Thursday, July 22, 2021

All quiet on the home front

My big sister and her husband came to visit yesterday. They live in flat, flat Lincolnshire and she's been pining for hills and rivers and been unable to get up to Wensleydale this year, so I took them to my favourite local river, where we could walk in the shade. It was so lovely to see them. These days it feels more special than usual to spend time with family.

My sweet peas this year have been better than ever, and I can't decide if it's because of the weather patterns or the way I sowed the seeds. 

I put two loo roll insides in a large yoghurt carton and filled the whole thing with compost, and then sowed one seed inside each loo roll. That way the roots of the plants stayed separate. I know you can buy root trainers, and actually I had ordered some to try, but this worked just as well. 

I'm back to the lovely summer pattern of going out every morning to pick a bunch.

I finished my latest painting:

Acrylics on canvas board 30.5 x 25.5 cms

Does this heat make you lazy? I have a list of boring jobs on my desk that I look at each day - stuff like choosing a new electricity provider, and finding an internet company that will give better speeds than Plusnet for a house on the edge of a village - and think -  I'll sort those out tomorrow.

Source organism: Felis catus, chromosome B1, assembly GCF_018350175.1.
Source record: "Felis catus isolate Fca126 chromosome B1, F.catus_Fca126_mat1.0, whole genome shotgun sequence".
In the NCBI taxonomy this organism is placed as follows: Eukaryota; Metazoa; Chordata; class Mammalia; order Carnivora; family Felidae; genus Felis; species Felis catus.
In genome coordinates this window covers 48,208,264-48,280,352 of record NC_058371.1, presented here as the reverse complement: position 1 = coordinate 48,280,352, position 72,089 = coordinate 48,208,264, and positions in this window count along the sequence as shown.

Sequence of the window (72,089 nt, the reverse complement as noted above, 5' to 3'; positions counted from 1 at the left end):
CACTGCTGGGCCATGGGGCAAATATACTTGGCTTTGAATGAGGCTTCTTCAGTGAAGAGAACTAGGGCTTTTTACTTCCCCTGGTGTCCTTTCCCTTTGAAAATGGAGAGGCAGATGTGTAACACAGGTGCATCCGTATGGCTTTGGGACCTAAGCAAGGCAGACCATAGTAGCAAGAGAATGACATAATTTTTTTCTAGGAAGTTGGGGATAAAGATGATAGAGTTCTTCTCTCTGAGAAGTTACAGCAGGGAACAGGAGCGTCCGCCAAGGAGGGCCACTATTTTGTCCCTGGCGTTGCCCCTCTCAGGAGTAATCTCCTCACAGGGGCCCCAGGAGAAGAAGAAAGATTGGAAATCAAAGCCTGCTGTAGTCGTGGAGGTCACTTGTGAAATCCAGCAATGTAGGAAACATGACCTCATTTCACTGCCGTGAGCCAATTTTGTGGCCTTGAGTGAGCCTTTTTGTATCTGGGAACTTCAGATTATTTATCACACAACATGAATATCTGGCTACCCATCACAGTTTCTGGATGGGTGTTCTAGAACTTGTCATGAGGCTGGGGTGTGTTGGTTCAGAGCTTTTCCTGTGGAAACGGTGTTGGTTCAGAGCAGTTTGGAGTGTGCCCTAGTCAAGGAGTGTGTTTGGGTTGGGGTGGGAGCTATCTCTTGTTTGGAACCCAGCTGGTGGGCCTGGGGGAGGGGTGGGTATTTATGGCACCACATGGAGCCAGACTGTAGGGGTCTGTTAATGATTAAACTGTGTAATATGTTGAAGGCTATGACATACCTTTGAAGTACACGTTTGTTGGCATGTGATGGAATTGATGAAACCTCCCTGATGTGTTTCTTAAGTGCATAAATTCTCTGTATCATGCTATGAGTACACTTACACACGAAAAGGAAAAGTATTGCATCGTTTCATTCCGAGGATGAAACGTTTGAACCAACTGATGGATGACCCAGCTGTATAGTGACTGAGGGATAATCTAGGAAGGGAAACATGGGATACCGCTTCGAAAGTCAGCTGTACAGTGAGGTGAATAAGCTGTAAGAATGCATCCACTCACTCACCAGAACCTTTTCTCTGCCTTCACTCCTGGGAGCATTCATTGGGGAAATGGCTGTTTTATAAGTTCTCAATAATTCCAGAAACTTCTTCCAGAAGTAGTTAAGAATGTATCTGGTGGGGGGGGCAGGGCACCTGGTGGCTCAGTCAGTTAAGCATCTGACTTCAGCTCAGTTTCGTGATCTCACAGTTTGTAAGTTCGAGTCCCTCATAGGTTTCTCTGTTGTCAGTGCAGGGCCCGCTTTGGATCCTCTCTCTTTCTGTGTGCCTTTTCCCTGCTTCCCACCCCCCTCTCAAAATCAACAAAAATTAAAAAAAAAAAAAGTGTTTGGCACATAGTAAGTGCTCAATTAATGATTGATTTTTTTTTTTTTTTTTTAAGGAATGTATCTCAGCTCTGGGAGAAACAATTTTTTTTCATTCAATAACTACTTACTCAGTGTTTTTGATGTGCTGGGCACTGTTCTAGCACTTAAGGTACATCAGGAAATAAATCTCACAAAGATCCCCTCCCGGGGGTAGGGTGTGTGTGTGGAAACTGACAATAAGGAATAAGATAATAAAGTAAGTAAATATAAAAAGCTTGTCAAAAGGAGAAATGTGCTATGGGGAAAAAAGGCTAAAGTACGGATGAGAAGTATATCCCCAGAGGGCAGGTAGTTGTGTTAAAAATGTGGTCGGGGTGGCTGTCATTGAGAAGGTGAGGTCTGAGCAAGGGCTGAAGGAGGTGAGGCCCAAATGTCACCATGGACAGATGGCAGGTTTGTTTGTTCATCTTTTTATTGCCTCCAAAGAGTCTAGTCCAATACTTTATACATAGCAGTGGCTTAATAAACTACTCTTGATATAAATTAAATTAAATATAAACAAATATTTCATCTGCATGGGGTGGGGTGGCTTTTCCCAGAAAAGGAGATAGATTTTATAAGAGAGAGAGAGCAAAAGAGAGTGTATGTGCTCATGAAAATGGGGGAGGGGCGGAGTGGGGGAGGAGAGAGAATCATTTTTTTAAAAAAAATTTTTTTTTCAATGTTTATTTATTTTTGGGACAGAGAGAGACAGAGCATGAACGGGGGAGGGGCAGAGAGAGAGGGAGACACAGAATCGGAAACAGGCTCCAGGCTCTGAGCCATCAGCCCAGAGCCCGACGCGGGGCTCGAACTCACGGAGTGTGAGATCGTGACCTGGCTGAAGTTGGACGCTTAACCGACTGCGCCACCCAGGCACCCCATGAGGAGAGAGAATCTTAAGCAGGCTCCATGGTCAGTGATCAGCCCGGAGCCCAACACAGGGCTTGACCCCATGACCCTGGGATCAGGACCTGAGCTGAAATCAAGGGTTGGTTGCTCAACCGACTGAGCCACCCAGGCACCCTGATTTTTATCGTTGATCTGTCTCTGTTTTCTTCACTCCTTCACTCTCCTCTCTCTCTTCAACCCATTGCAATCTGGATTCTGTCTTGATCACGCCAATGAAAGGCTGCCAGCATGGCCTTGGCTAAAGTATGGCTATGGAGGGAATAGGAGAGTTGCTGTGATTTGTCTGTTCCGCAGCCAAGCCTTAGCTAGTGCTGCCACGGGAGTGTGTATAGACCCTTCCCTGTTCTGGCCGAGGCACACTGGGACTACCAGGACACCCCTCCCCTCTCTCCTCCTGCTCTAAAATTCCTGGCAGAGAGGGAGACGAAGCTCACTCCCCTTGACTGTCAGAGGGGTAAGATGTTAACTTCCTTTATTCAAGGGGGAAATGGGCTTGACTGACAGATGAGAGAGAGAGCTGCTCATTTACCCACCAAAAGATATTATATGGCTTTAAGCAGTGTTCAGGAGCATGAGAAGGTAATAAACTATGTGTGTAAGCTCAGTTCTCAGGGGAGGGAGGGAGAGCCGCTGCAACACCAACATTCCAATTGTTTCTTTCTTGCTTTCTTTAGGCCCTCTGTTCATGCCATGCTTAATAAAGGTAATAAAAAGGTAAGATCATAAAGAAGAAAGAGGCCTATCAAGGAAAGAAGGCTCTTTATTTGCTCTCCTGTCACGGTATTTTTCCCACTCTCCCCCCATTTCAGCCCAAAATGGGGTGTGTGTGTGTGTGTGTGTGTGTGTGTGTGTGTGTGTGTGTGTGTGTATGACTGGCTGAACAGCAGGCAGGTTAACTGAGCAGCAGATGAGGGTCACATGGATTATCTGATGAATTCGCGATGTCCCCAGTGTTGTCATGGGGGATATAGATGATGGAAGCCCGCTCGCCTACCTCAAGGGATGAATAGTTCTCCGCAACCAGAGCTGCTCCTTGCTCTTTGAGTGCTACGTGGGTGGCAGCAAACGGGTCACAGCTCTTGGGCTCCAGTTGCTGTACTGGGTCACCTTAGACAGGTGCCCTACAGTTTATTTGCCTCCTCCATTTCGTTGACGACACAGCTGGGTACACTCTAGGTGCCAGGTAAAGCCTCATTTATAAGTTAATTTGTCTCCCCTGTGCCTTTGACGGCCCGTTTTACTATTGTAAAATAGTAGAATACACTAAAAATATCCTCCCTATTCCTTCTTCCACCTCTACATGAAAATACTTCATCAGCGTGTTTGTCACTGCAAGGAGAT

The heat also turns my brain to mush. If I have a normal busy morning, by 3 o'clock in the afternoon I am wiped out, too tired to even draw or read. Yesterday I was so bushed I lay on the sofa and - I'm disappointed to admit - I watched Neighbours after a month's abstention. Oh dear.

I am between books and need your help, and I'm asking because in the past you've come up with some terrific book suggestions. Having read and relished Standard Deviation, which was not just hugely entertaining but also thought provoking, I bought the author, Katherine Heiny's new book. But I don't care about the central character and have given it up. 

Please, friends, give me some suggestions. I want fiction that is accessible but has some depth. No crime, sci-fi, or magic realism, nothing harrowing and nothing impossibly wordy (e.g. books by Barbara Kingsolver.) 

Please help.


Anonymous said...

'A Tale for the Time Being' by Ruth Ozeki. I really love this book - have read it twice. (don't be put off that I also like Elena Ferrante, and Lydia Davis - neither of which appealed to you! My sister said this story was so consuming, it offered escape from a grisly summer.)

'Hamnet' by Maggie o'Farrell. Wasn't fussed for the first couple of chapters, then was caught. I also read her memoir entitled 'I am, I am, I am: 17 brushes with death' - she has been through some perilous experiences and near misses!

'The Island' by Victoria Hislop - don't know why I read this, but did enjoy (the followup rather less so.)

'Lincoln in the Bardo' by George Saunders. Loved it.

Currently reading '10 Minutes 38 Seconds in This Strange World' by Elif Shafak and enjoying it. Unusual, well written.

I too hope there are some good recommends forthcoming from other readers!

And...your blog and photos are the closest I ever come to sweet peas, Sue!